Now that the Super Bowl is behind us, it’s time to start looking at what changes the Steelers need to make during the off-season.
While some prefer to jump right in and start suggesting players that the Steelers should draft or sign as free agents, I prefer to start by reviewing the season that just ended.
This is going to be Part 1 of a series in which I evaluate all of the Steelers positions, and analyze how the players at each position performed this season.
The first position that I’m going to look at is offensive tackle.
The offensive tackle position got off to a strange start this season, and things got stranger as the season progressed.
The very first move that the Steelers made was to cut Flozell Adams, their most consistent offensive tackle from the previous season. Adams was deemed to be expendable, since Willie Colon would be returning from a season-ending injury. But that move was just the start of a bizarre year at offensive tackle.
Let’s look at how the various players performed.
Colon had missed the entire 2010 season with an injury, and the Steelers were happy to welcome him back for the 2011 season. To show him just how happy they were, the team signed him to a new contract that paid him a bazillion dollars.
And to show the team just how much he appreciated all the cash, Colon proceeded to injure himself again, and he missed the entire season (Again!).
I’ve always thought that Colon was a bit over-rated. He’s historically been a holding call, or an off-sides penalty waiting to happen. But the Steelers coaches have consistently said that he was their best offensive lineman (prior to the arrival of Maurkice Pouncey).
It’s been so long since I’ve seen Colon play, that I don’t know what to make of him. But I do know that he is going to make a lot of money this year. The Steelers may not want to tie up so much money on a player who has missed two consecutive seasons.
Jonathan Scott spent most of the 2010 season practicing new ways to get beat by defenders. As a reward for his ineptness, the Steelers named him the starting left tackle heading into 2011. Huh?
Obviously, the Steelers thought they saw something in Scott that I never saw. But by the second game of the season, they realized that what they thought they had seen was actually a mirage. They also realized that the team was in big trouble at left tackle.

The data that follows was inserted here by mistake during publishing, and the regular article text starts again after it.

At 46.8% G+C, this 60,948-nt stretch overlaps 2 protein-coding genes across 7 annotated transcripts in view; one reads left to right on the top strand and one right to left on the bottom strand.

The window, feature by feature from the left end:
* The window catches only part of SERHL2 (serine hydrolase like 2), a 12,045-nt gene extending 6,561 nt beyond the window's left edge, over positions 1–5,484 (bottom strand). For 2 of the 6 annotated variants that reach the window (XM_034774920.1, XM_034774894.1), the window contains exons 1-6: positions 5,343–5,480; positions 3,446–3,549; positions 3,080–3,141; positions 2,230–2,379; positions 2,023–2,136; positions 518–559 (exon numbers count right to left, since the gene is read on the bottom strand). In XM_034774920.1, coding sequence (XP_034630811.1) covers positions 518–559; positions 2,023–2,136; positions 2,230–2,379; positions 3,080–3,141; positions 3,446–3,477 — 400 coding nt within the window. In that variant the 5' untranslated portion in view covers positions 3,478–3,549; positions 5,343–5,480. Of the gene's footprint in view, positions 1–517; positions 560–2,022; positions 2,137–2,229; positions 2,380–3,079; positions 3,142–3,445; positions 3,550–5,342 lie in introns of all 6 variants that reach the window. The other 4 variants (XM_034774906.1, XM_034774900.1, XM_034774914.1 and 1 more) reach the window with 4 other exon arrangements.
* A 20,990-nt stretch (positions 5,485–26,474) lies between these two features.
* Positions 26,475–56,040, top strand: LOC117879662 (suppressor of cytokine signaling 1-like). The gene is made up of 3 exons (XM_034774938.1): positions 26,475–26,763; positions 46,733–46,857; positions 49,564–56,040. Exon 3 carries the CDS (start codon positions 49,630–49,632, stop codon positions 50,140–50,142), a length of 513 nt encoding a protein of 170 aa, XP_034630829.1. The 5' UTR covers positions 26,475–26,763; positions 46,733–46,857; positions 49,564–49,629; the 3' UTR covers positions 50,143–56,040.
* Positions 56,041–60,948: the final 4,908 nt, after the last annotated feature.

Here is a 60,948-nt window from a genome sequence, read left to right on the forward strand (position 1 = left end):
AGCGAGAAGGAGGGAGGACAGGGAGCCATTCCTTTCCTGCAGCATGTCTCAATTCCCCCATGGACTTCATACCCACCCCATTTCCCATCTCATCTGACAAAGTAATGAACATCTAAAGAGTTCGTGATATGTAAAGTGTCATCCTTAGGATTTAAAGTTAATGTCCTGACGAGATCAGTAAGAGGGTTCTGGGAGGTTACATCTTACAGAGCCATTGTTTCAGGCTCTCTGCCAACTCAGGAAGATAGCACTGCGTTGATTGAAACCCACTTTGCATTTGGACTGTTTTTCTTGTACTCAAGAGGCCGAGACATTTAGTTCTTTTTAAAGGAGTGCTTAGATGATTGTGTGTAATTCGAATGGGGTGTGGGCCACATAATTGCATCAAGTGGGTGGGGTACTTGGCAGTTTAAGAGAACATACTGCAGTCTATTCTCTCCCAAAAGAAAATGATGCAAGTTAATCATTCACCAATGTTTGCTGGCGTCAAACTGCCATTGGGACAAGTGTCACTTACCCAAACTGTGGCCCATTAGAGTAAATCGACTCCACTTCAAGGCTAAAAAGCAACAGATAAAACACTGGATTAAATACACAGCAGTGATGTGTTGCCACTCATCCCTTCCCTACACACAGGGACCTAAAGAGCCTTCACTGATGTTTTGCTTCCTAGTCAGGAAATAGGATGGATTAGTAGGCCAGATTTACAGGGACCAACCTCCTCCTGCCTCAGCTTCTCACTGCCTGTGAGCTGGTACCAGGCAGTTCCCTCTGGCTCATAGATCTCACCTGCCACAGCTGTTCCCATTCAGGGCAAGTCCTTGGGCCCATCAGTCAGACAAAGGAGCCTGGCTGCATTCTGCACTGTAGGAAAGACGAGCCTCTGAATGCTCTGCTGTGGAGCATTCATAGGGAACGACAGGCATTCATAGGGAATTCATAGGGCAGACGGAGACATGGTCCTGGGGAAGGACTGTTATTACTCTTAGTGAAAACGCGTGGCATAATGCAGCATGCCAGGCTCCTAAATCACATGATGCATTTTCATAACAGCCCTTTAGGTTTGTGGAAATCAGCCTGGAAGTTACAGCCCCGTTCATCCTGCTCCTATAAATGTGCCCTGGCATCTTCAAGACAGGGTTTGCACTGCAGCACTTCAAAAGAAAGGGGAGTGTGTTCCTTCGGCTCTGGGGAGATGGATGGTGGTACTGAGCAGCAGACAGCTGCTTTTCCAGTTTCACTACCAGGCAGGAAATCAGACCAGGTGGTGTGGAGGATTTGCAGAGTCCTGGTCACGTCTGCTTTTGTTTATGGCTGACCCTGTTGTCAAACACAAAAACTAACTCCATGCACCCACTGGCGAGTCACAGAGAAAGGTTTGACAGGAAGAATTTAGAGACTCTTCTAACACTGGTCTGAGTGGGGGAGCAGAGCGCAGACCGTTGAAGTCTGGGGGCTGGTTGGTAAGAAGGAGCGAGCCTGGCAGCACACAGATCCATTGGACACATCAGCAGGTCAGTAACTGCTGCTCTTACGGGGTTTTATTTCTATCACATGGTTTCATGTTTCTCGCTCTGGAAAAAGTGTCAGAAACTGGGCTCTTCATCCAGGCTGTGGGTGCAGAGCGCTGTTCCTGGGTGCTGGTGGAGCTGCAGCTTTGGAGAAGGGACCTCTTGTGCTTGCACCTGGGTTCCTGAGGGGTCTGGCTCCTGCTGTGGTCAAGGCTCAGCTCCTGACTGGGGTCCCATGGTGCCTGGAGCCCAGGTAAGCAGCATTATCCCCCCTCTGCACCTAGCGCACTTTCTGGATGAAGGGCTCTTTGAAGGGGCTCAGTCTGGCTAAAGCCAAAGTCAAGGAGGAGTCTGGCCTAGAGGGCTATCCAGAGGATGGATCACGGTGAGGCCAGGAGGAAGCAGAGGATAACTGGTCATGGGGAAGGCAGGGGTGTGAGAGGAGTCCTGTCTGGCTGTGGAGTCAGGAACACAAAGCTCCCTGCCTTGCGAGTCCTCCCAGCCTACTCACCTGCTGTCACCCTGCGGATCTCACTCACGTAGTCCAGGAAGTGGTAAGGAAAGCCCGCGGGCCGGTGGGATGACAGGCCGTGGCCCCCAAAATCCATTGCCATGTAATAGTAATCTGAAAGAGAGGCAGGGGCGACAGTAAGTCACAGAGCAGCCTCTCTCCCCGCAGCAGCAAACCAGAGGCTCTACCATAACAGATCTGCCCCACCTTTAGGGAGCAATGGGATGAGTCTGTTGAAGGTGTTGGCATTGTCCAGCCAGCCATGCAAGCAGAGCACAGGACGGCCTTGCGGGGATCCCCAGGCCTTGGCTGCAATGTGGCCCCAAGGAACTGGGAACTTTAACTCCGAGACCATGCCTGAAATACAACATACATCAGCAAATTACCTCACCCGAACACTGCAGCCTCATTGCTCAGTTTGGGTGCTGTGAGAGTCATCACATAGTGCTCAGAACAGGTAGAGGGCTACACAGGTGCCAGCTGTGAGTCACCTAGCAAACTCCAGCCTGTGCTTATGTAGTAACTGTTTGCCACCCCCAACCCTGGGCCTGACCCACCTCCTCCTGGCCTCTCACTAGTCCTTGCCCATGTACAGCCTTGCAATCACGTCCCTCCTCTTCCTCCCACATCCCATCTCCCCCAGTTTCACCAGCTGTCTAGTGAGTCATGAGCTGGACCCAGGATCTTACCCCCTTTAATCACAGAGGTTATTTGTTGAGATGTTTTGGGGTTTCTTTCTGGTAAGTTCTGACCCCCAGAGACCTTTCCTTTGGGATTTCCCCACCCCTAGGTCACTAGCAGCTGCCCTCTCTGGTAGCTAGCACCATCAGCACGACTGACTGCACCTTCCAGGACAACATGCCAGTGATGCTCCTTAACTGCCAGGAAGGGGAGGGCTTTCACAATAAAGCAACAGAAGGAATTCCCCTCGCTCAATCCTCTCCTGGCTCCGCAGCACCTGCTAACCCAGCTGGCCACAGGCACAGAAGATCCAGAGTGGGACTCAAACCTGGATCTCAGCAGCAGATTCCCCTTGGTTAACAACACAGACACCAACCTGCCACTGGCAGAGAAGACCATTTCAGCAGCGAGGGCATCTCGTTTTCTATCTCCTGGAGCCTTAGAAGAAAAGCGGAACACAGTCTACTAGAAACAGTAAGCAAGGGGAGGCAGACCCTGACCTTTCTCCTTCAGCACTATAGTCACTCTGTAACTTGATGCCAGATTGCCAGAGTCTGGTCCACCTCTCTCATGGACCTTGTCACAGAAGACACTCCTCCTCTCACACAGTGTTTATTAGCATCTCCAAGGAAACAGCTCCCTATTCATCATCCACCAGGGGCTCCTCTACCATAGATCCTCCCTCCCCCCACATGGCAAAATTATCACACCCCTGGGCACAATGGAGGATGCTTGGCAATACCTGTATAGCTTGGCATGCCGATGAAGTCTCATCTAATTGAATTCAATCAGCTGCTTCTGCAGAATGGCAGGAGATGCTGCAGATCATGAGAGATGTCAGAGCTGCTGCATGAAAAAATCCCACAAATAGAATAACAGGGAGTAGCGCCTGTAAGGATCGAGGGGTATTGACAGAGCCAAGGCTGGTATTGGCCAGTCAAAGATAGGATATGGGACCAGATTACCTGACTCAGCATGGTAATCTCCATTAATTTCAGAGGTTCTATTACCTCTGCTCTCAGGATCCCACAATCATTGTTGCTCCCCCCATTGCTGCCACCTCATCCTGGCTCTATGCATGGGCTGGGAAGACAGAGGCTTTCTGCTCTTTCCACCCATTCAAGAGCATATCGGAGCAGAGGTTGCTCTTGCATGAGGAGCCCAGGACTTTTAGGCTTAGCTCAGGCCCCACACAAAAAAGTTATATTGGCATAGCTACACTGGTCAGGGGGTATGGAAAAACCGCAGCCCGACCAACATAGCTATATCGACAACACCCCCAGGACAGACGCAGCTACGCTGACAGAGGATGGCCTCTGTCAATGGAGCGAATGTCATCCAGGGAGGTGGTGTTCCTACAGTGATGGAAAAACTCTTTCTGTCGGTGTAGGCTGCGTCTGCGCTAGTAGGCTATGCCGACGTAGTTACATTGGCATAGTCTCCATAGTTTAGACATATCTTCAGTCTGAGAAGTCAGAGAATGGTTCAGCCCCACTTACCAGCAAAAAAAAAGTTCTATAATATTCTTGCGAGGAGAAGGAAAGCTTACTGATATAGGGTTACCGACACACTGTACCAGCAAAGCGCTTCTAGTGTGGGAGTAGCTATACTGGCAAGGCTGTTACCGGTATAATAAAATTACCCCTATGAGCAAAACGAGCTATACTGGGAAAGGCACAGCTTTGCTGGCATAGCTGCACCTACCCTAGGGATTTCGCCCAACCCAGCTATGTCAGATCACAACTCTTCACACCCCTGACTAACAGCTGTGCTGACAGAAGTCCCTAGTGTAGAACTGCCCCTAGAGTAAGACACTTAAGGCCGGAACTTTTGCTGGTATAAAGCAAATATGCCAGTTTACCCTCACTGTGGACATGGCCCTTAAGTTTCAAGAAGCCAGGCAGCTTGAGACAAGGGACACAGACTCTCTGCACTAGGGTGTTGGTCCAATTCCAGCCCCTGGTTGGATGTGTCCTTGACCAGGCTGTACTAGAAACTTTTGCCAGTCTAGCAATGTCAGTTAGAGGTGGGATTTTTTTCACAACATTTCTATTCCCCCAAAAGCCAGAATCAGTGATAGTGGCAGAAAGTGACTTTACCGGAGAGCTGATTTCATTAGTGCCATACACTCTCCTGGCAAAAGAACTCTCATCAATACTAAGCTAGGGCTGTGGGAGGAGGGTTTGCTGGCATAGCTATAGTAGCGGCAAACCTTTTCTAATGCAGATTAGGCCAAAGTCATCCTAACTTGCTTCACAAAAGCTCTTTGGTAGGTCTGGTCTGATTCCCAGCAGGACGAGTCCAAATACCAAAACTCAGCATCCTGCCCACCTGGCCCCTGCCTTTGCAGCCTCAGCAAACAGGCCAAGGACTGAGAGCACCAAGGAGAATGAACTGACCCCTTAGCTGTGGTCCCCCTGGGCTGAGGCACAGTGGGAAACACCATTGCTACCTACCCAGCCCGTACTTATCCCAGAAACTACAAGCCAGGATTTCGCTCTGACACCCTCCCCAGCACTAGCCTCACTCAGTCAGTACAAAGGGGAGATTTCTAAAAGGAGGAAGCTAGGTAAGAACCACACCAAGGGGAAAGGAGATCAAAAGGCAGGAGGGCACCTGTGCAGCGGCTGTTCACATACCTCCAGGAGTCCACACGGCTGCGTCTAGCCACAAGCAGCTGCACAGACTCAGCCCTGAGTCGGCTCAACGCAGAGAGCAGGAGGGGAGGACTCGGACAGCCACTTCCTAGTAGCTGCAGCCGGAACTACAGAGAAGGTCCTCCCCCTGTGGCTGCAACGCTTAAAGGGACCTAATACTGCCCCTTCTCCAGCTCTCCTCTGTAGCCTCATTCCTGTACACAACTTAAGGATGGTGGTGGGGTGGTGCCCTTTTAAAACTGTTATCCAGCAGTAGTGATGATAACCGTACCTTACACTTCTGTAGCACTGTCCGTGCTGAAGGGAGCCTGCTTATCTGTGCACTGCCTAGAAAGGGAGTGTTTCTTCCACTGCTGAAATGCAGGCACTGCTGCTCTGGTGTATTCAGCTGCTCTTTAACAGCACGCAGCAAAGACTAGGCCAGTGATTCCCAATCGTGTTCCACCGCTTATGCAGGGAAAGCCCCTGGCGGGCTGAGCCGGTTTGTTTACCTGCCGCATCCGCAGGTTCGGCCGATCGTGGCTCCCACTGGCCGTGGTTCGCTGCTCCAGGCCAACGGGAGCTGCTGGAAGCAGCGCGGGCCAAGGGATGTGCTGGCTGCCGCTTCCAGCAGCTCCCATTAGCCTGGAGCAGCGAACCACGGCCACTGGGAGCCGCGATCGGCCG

Jonathan Scott is a backup. He’s always been a backup. He’ll always be a backup. End of story.
Max Starks was the biggest surprise of the 2011 season. Starks had missed most of the 2010 season with a neck injury, and then he allowed himself to get fat while he rehabbed. He showed up at training camp weighing over 400 lbs. The Steelers were having none of that, and sent him packing.
But when Jonathan Scott showed that he was better at being a matador than a left tackle, the Steelers gave Starks a call and begged him to come plug the gaping hole they had at left tackle. Starks obliged, and played amazingly well.
Starks injured his ACL at the end of the season, and some say that it may be a career-ending injury for a player who recently turned 30.
If Starks is unable to come back from the injury, he leaves a gaping hole on the Steelers’ offensive line.
When Willie Colon went down with an injury, the Steelers didn’t have to bring back 70 year old Flozell Adams because they believed that rookie Marcus Gilbert was ready to fill the position.
Gilbert suffered more injuries during the season than I was comfortable with. But despite that, he played surprisingly well for a rookie.
Some say that he is the heir apparent at left tackle for the Steelers.
Trai Essex is the John Salley of the Steelers. As you probably remember, John Salley was an NBA player who collected championship rings playing for the Detroit Pistons, the Chicago Bulls, and the LA Lakers, even though he never became a starter for any of those teams. Essex has two Super Bowl rings, and played in a 3rd Super Bowl, despite never earning a starting job.
Essex has never impressed me, and I firmly believe that his “position flexibility” is the only thing that keeps him on the Steelers’ roster.
Essex played every position on the offensive line this season. For that, he deserves a lot of credit. The only problem is that he’s not outstanding at any of those positions.
I don’t believe that being mediocre at 5 positions is a good enough reason to make the roster. Hopefully, the team will find an upgrade in the off-season.
Despite the problems that the Steelers had at tackle, Chris Scott never set foot on the field. The Steelers thought that playing two career backups, a rookie, and a 400 lb. guy who was sitting at home, were all better alternatives than giving Chris Scott a shot. Need we say more?
Some say that offensive guard is the Steelers’ biggest offensive line concern this off-season. But I’d argue that offensive tackle might be a bigger concern.
Do you readers agree or disagree? What are your thoughts on the Steelers offensive tackles?